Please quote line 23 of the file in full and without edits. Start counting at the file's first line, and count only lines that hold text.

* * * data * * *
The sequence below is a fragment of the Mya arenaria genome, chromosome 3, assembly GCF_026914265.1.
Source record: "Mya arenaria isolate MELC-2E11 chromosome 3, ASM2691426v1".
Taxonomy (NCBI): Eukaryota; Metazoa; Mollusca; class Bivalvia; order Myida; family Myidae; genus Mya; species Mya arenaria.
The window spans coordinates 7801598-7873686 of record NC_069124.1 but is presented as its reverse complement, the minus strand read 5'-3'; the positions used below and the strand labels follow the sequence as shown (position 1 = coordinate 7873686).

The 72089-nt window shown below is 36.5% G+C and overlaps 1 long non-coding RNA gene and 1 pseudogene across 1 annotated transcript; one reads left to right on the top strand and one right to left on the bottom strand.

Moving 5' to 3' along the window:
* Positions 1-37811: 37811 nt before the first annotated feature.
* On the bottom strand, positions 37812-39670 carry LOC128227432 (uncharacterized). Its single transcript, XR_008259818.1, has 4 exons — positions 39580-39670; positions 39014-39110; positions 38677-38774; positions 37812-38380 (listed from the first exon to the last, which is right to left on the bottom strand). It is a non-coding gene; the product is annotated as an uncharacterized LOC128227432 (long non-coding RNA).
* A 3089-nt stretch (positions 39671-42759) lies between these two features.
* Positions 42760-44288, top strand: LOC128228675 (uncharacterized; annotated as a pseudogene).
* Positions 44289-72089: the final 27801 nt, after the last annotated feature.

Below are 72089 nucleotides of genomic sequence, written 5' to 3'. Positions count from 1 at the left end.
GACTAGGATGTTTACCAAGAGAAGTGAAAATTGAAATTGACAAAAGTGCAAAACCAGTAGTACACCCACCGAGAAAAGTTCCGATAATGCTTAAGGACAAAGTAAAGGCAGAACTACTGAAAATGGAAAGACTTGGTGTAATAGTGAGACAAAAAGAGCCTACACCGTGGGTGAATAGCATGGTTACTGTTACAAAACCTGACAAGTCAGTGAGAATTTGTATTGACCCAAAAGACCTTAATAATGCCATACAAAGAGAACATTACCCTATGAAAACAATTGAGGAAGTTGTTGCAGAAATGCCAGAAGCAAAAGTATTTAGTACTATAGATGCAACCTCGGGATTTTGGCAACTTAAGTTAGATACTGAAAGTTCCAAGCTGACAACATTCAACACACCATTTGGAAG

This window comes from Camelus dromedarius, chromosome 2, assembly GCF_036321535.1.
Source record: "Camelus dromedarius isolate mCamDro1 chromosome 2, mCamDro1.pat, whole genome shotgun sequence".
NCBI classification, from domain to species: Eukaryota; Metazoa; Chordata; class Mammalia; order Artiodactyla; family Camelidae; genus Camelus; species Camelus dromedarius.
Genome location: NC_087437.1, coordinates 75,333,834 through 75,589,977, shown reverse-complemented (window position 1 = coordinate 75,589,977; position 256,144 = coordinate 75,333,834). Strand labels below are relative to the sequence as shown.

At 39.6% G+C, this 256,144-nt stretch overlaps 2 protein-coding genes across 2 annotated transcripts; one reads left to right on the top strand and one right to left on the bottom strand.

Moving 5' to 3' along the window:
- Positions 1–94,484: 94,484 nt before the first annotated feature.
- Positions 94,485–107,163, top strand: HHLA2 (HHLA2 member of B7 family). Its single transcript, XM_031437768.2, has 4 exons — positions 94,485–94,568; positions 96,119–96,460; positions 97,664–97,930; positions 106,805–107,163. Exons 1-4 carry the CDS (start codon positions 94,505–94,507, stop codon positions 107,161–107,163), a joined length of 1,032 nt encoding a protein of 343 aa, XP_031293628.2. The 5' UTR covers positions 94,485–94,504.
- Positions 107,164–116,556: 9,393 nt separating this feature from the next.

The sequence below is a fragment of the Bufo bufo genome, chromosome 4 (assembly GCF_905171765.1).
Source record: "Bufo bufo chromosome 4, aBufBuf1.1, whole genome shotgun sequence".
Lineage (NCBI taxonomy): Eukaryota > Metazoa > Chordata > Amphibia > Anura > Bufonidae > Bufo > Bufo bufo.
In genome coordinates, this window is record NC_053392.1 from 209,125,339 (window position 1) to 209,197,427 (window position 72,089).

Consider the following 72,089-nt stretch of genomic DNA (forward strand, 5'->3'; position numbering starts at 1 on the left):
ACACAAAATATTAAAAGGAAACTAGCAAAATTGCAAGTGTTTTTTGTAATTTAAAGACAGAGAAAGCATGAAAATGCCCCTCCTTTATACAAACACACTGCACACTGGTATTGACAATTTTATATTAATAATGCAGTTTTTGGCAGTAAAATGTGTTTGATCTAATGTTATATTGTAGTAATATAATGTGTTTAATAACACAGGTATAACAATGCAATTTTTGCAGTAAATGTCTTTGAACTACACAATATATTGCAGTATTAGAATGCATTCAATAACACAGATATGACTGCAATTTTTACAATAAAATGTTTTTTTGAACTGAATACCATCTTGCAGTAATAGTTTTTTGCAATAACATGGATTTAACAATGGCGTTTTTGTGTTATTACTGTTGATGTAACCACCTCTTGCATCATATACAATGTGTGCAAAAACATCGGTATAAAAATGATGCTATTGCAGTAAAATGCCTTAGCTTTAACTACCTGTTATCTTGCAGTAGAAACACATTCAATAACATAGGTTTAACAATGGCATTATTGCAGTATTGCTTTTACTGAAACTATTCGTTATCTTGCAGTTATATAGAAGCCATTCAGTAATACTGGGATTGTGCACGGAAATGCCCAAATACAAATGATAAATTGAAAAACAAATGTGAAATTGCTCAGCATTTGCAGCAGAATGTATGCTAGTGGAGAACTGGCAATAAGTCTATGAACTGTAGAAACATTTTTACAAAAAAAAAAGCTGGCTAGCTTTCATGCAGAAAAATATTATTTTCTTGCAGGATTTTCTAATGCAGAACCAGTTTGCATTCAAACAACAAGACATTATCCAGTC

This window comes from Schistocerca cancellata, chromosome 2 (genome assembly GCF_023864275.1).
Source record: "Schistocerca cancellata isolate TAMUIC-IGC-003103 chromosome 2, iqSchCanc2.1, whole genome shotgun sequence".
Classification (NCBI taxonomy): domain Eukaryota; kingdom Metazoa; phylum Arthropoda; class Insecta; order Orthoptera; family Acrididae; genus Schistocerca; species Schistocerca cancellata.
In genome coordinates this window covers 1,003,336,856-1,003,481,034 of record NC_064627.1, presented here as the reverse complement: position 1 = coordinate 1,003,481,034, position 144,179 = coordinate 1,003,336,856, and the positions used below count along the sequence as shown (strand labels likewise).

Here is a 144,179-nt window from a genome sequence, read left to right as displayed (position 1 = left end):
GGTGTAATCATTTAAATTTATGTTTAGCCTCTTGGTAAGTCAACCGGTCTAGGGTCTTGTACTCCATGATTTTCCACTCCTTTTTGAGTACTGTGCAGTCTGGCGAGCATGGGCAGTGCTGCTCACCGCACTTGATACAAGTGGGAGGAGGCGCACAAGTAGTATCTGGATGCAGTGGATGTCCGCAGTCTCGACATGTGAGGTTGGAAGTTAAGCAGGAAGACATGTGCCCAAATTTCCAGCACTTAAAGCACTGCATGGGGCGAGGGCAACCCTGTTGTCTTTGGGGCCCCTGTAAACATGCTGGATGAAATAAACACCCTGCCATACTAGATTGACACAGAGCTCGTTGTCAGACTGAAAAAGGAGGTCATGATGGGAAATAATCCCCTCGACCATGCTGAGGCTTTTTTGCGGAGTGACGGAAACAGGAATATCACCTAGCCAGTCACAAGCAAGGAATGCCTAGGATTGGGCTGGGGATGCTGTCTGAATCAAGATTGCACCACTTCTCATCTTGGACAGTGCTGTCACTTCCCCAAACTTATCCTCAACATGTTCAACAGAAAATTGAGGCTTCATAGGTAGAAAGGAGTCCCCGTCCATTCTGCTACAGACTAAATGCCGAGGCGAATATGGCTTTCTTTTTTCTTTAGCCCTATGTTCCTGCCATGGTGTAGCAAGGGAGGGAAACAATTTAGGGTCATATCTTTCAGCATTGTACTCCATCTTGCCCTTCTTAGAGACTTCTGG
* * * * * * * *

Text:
The sequence below is a fragment of the Bufo bufo genome, chromosome 4 (assembly GCF_905171765.1).